March 22, 2011
Everything seems to be changing in the book world. Of course, ebooks aren’t new. In fact, for a few years now people have been predicting that print books will become obsolete as the new medium for story-telling takes over – ebooks/e-readers. And yet, it hasn’t quite happened.
So what is the current status of ebooks? For this blog I went searching for some stats. Unfortunately Aussie stats seemed harder to come by*, but The Association of American Publishers said that ebook sales from January 2010 to January 2011 had increased by 115.8%, from $32.4 million to $69.9 million. If my book sales (ebook or print) went up by 115.8% I’d be pretty damned happy!
Of course, no ONE person benefits from the massive increase, although there have been many success stories hitting the news. Amanda Hocking is one. According to Novelr, Amanda Hocking sells 100,000+ copies of her nine self-published ebooks per month.
Then there’s J.A. Konrath, who in the past has combined traditional print sales with self-publishing to make a living as a novelist. However, in a December 2010 blog, Konrath said he’d changed his mind about the need to be published by one of the big publishing houses and was recommending self-publishing all the way. It was also as his ebook sales hit 1,000 a day!
And this week, there was another attention-getting headline: American author Barry Eisler turned down a $500,000 advance for two books (sounds even more dramatic when you say half a million), opting to self-publish instead. In an interview with the one and only JA Konrath, Eisler said: “I know it’ll seem crazy to a lot of people, but based on what’s happening in the industry, and based on the kind of experience writers…are having in self-publishing, I think I can do better in the long term on my own.” You can read the full interview for more information.
My main concern with self-publishing (whether it’s a print book or an ebook) is an editorial one. I recently picked up a book (print) and was only about ten pages in when the major point of view (POV) problems annoyed me to the point where I put the book down. I very, very rarely put a book aside, but in this case I couldn’t continue reading. It was simply “wrong” — confusing omniscient POV with third person POV and switching within a paragraph and sometimes even within a sentence. At this point I wondered who (publisher) had published a novel with such major problems…and that’s when I realised it was a self-published book. If the author did get the book edited, it was probably by a friend rather than a qualified editor. J.A Konrath, who is known as a bit of a guru in self-publishing and ebooks, talks about the importance of paying for a good cover design and formatting. I’d add the need to pay a good editor, particularly for authors who haven’t been published before. To put it in context, I’m a published author with five published novels behind me…and when I wrote an ebook in 2009/2010, I paid a professional editor. I’m not naive or conceited enough to think my prose is perfect! By the way, Coming Home is only available as a FREE book until 31 March. I’m inspired enough by these stories that I’ve decided to sell it on Amazon and Smashwords for US$2.99 instead of giving it away! So if you haven’t downloaded it yet, pop by my website in the next 9 days.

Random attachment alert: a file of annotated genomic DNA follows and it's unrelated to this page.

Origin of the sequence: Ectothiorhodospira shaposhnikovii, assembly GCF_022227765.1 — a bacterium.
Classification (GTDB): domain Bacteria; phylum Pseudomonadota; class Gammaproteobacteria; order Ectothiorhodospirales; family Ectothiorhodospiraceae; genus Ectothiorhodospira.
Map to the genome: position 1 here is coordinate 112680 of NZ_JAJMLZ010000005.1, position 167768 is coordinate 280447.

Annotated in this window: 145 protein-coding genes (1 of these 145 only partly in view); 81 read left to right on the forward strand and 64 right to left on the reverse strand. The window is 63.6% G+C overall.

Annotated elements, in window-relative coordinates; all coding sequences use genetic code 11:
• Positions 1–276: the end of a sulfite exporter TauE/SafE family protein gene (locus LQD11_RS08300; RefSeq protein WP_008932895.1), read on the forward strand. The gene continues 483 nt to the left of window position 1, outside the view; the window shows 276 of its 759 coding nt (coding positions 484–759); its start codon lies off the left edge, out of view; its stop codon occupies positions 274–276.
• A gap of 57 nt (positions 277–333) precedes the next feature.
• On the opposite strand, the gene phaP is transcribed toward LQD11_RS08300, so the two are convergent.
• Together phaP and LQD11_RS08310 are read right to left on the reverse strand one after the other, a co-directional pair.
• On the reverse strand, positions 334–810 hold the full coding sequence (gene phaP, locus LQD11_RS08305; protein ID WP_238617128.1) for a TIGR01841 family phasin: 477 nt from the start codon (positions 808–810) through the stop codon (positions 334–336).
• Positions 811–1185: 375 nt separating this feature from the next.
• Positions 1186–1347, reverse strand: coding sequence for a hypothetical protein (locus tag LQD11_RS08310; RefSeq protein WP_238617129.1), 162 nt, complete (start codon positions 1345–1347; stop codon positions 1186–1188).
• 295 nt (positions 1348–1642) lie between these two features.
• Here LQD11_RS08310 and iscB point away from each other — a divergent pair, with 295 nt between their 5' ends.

Where to from here?
It’s hard to say if ebook sales will again jump by 115% or similar from January 2011 to January 2012, but ebook sales certainly seems to be in an upward trend. And it’s a trend that’s leaving traditional publishers (and agents for that matter) in a bit of a spin. Since hearing of Barry Eisler’s news a couple of days ago, I can’t help but wonder what his agent and publisher are saying! The publisher has lost two new novels, obviously expected to sell well if they were willing to offer such a large advance, and the agent has lost his 15%.
*Note: By harder to come by, I mean I didn’t want to PAY for the information (I’m frugal/cheap) and I didn’t want to spend hours looking (I’m lazy/time-poor).Comments (3)